- you also have all the language resource settings which are not used by other tools extracting content from an SDLTM – variable lists, abbreviation lists, segmentation rules, ordinal followers, fields & attribute values that could be required during the project but are not in the TUs yet (so they won’t be in a TMX export)
- *.sdlproj: this file stores a lot of important data that can be used by Studio for these sorts of things:
- path to the local termbases, translation memories, autosuggest dictionaries
- URI information for any server resources being used on this project
- term recognition options for working with the terminology
- term verification options, particularly for checking forbidden terms for example
- QA verification settings for this project, and also any customised rules created for these files in particular
- control for whether QA should be run based on custom settings before package is returned or not
- filetype settings
- translation memory settings and search options
- custom export for external review settings
- analysis bands configured for this project
- custom batch task settings and configuration
- URI information for any machine translation providers configured within Studio
Now, I can imagine that some people who use other tools for translating Studio packages would say none of this is important, they only require the sdlxliff files. This may well be true for the translator.. but many people who prepare packages in Studio spend a lot of time making sure these settings are optimised to provide the best experience for the translator, to ensure the resources required for the project are being used, and to ensure there are minimal problems when they get the return package back. Quite often I see files that have been returned to a client that at best have incorrect languages in the XLIFF, missing tags, fail QA, incorrect statuses, can’t save the target… and at worst cannot be used at all. This is often the result of handling the bilingual files in other translation environments that state they can handle a Studio package, and the bilingual files. The bilingual files are just XLIFF, so handling them in a different tool is of course possible… yet despite this some are not so smart about this at all.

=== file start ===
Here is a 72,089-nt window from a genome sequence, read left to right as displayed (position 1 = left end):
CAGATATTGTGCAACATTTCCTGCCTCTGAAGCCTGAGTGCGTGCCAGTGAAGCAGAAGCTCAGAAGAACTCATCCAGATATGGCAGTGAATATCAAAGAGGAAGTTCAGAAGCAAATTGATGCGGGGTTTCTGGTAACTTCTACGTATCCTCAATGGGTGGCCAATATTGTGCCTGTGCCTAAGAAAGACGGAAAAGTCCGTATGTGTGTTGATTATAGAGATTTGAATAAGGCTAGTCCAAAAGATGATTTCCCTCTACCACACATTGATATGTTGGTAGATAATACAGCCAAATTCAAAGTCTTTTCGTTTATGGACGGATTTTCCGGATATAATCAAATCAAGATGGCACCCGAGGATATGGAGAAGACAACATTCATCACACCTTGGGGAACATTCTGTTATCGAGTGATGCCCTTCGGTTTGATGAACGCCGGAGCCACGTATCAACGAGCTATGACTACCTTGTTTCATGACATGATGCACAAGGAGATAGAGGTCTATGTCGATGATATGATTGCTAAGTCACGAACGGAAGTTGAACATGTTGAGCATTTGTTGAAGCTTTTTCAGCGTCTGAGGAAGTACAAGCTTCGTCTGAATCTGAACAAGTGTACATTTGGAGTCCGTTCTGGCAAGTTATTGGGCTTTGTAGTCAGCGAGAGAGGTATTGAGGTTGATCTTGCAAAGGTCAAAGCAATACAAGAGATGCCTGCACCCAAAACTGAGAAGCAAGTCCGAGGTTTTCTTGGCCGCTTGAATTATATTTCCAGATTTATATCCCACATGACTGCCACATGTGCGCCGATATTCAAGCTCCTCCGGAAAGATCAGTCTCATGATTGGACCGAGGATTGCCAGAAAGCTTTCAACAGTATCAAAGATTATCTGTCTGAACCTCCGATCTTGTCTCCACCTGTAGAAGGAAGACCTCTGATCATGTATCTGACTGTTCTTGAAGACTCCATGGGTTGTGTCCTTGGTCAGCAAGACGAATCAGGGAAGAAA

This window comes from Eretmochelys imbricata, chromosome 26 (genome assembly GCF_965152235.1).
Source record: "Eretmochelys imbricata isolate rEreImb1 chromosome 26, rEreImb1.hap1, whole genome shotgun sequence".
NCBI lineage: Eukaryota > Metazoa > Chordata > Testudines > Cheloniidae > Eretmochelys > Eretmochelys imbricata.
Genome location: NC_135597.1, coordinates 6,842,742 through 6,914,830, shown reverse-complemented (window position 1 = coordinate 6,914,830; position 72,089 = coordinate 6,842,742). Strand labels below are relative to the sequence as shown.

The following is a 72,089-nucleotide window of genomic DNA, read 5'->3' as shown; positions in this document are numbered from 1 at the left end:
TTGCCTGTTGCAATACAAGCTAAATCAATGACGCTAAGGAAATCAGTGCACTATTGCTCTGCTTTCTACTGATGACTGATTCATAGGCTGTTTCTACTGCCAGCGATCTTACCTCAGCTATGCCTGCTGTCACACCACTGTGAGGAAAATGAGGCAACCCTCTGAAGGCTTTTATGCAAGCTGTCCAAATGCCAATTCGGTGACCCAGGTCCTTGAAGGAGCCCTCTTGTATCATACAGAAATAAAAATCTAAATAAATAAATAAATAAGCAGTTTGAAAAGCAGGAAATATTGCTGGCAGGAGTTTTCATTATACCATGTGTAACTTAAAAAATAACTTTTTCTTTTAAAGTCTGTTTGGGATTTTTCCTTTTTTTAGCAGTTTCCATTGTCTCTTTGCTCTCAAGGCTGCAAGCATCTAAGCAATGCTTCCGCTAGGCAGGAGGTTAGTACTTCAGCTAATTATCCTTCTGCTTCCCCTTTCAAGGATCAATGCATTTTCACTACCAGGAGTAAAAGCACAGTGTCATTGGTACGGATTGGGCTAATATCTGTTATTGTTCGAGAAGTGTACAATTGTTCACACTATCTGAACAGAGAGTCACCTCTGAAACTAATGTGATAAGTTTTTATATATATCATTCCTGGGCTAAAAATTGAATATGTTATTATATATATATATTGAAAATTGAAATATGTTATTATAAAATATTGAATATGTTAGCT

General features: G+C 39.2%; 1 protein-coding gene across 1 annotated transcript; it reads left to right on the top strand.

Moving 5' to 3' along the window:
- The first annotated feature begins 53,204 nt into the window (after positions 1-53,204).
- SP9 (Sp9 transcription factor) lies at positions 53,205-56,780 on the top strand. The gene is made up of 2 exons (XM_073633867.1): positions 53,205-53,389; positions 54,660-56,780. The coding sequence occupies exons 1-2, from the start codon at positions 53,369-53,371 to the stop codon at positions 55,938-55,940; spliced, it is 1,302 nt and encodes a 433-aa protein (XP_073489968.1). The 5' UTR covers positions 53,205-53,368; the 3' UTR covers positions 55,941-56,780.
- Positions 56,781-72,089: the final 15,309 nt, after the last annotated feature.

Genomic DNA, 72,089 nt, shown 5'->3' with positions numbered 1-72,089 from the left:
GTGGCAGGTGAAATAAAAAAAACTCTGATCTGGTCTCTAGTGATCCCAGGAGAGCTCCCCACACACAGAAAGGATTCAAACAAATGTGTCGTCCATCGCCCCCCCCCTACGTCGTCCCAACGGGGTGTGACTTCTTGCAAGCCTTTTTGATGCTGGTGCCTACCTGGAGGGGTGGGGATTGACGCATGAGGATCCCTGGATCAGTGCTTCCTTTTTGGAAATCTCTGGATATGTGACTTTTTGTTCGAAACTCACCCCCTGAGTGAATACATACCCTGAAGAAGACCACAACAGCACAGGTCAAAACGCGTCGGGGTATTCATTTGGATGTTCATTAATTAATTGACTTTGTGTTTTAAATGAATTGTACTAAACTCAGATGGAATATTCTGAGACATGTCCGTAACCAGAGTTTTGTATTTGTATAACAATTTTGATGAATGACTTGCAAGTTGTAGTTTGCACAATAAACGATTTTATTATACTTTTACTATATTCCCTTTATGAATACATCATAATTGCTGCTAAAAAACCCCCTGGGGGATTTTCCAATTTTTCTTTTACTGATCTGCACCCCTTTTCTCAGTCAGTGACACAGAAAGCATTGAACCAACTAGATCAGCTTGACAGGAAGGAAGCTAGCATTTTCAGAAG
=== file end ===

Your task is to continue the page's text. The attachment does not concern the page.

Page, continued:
I’d be wary of false claims. I do know many translators who regularly work with translation environments other than Studio and they do this quite successfully. Normally they also own a copy of Studio so they are able to make sure that the files are safely returned to their client after completing the translation in their tool of choice. I see this the other way too, where some translators prefer to use Studio than the tools that created the bilingual files they are working with… the same rules apply and most also have a copy of the tool that created them.